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Transfer of Development Rights is a zoning technique that conserves land by redirecting development that would otherwise occur on the land (the sending area) to a receiving area suitable for denser development. The technique operates so that owners in the sending area can be compensated for their redirected development rights.
Transfer of Development Rights (TDR) is a zoning technique used to permanently protect land with conservation value (such as farmland, community open space, or other natural or cultural resources) by redirecting development that would otherwise occur on this land (the sending area) to an area planned to accommodate growth and development (the receiving area).
TDR programs financially compensate landowners for choosing not to develop some or all of their land. These landowners are given an option under municipal zoning to legally sever the development rights from their land and sell these rights to another landowner or a real estate developer for use at a different location. The land from which the development rights have been severed is permanently protected through a conservation easement or a restrictive covenant. The development value of the land where the transferred development rights are applied is enhanced by allowing for new or special uses; greater density or intensity; or other regulatory flexibility that zoning without the TDR option would not have permitted.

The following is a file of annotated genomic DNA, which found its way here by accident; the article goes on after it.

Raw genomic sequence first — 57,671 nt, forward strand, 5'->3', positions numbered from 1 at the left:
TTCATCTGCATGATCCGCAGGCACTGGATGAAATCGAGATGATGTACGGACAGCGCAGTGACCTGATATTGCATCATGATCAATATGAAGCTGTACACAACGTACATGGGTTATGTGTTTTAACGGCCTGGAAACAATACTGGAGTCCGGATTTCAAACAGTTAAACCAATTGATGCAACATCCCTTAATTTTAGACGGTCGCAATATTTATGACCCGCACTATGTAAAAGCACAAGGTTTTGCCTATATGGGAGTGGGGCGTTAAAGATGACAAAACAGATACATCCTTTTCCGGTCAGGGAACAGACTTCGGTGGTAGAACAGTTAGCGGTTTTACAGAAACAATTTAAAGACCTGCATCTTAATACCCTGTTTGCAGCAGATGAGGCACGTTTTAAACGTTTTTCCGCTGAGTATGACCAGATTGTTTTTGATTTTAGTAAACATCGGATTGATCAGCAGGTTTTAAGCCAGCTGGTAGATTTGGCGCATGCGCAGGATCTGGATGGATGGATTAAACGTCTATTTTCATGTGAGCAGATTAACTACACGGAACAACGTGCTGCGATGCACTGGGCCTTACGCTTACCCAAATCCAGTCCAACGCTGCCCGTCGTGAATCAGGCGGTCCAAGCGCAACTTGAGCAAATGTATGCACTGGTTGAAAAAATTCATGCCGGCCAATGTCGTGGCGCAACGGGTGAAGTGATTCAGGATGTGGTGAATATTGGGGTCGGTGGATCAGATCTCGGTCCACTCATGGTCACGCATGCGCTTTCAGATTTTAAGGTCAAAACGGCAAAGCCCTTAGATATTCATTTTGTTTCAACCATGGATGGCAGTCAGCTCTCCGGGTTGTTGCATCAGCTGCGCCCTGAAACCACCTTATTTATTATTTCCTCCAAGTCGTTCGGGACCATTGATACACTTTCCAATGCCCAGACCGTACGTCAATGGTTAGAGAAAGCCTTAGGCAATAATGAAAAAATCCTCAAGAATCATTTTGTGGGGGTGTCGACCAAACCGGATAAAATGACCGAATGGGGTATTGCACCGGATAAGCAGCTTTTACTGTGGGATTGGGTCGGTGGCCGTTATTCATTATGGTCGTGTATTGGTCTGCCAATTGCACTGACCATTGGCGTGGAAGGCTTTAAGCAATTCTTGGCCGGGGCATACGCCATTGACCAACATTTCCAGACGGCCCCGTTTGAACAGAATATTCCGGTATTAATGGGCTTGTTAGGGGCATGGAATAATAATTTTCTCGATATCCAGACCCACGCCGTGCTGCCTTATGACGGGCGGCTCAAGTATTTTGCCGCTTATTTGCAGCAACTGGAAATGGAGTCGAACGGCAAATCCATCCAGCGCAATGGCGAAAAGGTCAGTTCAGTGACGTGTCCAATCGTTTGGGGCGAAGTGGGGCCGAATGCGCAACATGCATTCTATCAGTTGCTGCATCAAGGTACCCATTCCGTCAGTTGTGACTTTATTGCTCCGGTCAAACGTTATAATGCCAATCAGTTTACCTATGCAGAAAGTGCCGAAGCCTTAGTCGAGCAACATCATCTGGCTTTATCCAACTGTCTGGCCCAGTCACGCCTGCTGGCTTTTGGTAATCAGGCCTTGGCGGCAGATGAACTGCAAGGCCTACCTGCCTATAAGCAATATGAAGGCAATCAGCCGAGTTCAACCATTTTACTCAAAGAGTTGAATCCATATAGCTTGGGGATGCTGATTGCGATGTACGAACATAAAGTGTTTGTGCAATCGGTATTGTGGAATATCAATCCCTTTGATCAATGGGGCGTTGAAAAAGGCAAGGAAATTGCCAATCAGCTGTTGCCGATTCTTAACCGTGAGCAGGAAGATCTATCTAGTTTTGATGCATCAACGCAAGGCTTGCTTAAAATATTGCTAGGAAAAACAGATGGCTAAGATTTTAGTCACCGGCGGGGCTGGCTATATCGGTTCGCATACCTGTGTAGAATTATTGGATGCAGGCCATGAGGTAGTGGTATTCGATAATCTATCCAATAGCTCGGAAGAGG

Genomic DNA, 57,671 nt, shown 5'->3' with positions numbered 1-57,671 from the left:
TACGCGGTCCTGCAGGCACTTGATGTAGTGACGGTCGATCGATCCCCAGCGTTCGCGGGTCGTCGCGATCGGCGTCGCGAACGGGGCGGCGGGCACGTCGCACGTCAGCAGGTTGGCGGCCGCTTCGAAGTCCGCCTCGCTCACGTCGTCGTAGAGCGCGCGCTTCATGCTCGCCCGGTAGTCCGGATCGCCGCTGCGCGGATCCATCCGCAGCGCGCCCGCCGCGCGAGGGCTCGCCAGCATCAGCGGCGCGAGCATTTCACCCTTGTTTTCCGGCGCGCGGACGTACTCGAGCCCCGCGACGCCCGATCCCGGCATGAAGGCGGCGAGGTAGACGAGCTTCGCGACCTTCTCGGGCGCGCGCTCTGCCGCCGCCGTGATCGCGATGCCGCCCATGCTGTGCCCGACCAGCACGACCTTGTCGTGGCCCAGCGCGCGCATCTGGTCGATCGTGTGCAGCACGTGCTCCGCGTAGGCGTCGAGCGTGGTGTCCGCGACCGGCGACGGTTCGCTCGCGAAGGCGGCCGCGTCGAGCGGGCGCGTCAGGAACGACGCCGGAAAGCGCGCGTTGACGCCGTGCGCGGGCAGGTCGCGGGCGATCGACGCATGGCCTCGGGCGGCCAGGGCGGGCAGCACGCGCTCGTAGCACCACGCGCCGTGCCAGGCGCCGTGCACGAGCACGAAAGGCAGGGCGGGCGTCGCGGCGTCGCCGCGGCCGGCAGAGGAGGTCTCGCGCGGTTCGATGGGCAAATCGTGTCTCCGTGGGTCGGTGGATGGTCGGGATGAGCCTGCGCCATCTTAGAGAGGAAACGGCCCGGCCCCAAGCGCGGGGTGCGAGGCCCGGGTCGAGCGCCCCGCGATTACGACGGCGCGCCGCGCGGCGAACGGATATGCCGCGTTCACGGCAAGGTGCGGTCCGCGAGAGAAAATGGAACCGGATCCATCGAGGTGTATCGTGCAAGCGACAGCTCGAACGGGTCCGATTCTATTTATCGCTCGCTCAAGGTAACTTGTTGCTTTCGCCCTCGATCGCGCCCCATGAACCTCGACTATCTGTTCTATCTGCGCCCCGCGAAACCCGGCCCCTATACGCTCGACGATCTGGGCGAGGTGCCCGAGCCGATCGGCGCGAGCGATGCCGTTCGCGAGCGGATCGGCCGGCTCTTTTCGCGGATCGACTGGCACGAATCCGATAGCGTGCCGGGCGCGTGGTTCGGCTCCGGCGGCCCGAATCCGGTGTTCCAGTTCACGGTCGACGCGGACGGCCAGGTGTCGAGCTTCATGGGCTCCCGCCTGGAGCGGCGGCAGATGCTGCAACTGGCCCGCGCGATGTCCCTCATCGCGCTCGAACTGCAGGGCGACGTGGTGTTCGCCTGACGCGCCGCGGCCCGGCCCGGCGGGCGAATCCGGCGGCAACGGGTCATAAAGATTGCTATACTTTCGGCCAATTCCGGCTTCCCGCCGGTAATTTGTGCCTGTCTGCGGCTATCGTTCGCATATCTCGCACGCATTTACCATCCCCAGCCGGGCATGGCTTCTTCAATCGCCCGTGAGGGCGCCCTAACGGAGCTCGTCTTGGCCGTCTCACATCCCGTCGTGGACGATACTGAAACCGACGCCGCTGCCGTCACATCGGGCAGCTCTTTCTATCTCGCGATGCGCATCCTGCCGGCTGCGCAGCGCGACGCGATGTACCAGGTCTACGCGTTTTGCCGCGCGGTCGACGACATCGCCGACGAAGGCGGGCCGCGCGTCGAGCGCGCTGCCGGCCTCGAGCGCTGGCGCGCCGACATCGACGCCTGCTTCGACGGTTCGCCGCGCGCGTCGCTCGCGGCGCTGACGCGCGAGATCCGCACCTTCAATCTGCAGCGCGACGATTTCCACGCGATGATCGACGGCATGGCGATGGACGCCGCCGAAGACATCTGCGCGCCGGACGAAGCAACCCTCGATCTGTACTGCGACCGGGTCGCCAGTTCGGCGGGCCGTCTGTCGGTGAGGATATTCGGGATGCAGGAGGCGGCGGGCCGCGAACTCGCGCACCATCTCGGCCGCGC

TDR removes some of the windfalls and wipeouts associated with conventional zoning by allowing landowners in areas typically zoned for agricultural or very low-density residential use to capture some of the same financial rewards available to landowners located in areas zoned for suburban and urban land uses.
Pennsylvania municipalities have used TDRs since the late 1980s. Dozens of municipalities have incorporated the TDR tool into their zoning ordinances, and many have approved TDR transactions. Most active TDR programs operate in southeastern and southcentral Pennsylvania, where farmland preservation is a top priority for many communities
Some Pennsylvania municipalities with TDR programs have taken active roles in facilitating TDR transactions. These roles include:
The TDR tool is distinctly different from what are often called “purchase of development rights” programs—in Pennsylvania, the Agricultural Conservation Easement Purchase Program (ACEPP):